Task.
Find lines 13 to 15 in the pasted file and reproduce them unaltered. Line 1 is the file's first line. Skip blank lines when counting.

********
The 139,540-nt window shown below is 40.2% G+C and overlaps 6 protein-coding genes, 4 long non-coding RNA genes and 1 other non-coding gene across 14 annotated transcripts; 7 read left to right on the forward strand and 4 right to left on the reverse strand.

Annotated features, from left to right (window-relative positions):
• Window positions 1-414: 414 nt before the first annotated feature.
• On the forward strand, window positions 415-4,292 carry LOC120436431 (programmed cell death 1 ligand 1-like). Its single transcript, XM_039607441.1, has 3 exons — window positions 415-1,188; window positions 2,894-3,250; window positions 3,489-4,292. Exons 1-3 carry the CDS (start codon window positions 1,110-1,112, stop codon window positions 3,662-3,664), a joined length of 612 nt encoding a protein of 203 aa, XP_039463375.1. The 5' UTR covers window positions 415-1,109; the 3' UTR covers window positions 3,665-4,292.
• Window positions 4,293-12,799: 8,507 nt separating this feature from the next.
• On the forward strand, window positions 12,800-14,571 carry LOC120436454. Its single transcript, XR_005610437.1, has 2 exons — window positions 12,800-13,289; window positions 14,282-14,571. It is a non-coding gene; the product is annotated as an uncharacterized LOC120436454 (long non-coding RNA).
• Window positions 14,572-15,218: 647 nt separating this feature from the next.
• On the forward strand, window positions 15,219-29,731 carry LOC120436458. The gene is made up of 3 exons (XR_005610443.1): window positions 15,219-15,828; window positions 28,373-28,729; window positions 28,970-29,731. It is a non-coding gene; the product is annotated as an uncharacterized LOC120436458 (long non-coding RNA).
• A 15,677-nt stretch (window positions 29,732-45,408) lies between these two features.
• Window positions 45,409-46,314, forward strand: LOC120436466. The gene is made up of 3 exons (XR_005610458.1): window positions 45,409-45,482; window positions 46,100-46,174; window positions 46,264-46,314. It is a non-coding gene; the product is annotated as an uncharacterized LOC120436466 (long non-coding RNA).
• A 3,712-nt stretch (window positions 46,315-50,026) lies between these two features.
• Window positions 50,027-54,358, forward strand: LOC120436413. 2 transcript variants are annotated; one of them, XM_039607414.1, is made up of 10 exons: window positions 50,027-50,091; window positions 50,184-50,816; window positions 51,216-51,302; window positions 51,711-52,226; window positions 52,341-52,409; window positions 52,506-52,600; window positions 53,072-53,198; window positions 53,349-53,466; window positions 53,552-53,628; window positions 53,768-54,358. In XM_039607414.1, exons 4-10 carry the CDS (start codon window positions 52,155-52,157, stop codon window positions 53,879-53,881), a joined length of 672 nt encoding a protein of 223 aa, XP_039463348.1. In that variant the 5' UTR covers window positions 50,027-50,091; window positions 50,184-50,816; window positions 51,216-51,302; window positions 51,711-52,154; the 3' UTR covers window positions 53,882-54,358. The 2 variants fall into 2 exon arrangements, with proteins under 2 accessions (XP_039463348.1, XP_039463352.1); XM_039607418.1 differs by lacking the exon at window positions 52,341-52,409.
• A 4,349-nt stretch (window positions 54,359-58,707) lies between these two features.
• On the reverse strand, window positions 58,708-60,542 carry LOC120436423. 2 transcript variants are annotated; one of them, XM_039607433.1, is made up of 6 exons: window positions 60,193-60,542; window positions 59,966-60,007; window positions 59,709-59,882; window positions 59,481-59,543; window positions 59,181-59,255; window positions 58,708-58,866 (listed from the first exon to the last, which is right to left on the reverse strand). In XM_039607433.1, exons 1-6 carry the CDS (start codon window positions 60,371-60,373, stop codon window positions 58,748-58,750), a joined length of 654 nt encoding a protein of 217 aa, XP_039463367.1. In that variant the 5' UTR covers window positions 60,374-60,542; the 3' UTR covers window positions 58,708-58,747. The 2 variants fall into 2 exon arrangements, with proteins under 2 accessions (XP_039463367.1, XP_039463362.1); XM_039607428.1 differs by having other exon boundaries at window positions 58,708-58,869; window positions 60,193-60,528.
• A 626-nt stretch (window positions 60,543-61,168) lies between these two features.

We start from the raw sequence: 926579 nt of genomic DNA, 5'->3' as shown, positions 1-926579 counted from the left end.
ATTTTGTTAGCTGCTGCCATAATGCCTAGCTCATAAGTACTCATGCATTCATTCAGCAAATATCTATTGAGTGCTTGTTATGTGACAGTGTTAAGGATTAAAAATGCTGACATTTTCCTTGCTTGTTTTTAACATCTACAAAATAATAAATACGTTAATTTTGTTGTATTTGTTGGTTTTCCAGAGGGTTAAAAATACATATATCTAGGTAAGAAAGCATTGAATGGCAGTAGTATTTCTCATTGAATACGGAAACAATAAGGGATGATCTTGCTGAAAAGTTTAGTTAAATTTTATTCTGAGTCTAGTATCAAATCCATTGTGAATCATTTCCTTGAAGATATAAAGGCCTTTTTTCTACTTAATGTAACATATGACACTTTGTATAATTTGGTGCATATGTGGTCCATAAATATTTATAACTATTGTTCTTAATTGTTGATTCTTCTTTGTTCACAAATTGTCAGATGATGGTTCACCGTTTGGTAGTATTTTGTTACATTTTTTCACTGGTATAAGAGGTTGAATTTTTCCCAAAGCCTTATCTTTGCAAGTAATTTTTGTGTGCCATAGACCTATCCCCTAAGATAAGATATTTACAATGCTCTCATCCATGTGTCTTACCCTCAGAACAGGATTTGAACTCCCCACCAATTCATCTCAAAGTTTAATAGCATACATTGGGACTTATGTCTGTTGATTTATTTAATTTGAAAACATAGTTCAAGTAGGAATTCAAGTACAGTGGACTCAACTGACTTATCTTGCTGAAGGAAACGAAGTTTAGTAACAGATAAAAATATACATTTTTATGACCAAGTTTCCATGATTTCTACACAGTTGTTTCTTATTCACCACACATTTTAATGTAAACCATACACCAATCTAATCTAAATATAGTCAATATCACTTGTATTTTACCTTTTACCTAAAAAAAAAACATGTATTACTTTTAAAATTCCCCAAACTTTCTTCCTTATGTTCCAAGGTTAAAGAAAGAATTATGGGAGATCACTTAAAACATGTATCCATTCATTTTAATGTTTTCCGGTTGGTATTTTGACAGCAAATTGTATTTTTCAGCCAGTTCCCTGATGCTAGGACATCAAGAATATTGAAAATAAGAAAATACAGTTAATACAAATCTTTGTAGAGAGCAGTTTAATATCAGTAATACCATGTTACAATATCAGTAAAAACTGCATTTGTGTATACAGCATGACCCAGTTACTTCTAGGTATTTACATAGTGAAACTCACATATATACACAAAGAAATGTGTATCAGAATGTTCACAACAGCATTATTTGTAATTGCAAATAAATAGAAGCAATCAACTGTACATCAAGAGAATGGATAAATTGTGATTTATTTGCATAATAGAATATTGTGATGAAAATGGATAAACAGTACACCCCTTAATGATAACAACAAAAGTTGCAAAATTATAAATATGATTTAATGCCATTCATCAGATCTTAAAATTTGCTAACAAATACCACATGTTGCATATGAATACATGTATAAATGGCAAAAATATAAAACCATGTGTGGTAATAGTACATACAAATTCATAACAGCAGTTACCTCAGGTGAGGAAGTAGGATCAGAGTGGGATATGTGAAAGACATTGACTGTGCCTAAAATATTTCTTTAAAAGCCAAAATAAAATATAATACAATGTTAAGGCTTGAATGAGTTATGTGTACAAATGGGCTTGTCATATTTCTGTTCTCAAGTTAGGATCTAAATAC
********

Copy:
• A 4,349-nt stretch (window positions 54,359-58,707) lies between these two features.
• On the reverse strand, window positions 58,708-60,542 carry LOC120436423. 2 transcript variants are annotated; one of them, XM_039607433.1, is made up of 6 exons: window positions 60,193-60,542; window positions 59,966-60,007; window positions 59,709-59,882; window positions 59,481-59,543; window positions 59,181-59,255; window positions 58,708-58,866 (listed from the first exon to the last, which is right to left on the reverse strand). In XM_039607433.1, exons 1-6 carry the CDS (start codon window positions 60,371-60,373, stop codon window positions 58,748-58,750), a joined length of 654 nt encoding a protein of 217 aa, XP_039463367.1. In that variant the 5' UTR covers window positions 60,374-60,542; the 3' UTR covers window positions 58,708-58,747. The 2 variants fall into 2 exon arrangements, with proteins under 2 accessions (XP_039463367.1, XP_039463362.1); XM_039607428.1 differs by having other exon boundaries at window positions 58,708-58,869; window positions 60,193-60,528.
• A 626-nt stretch (window positions 60,543-61,168) lies between these two features.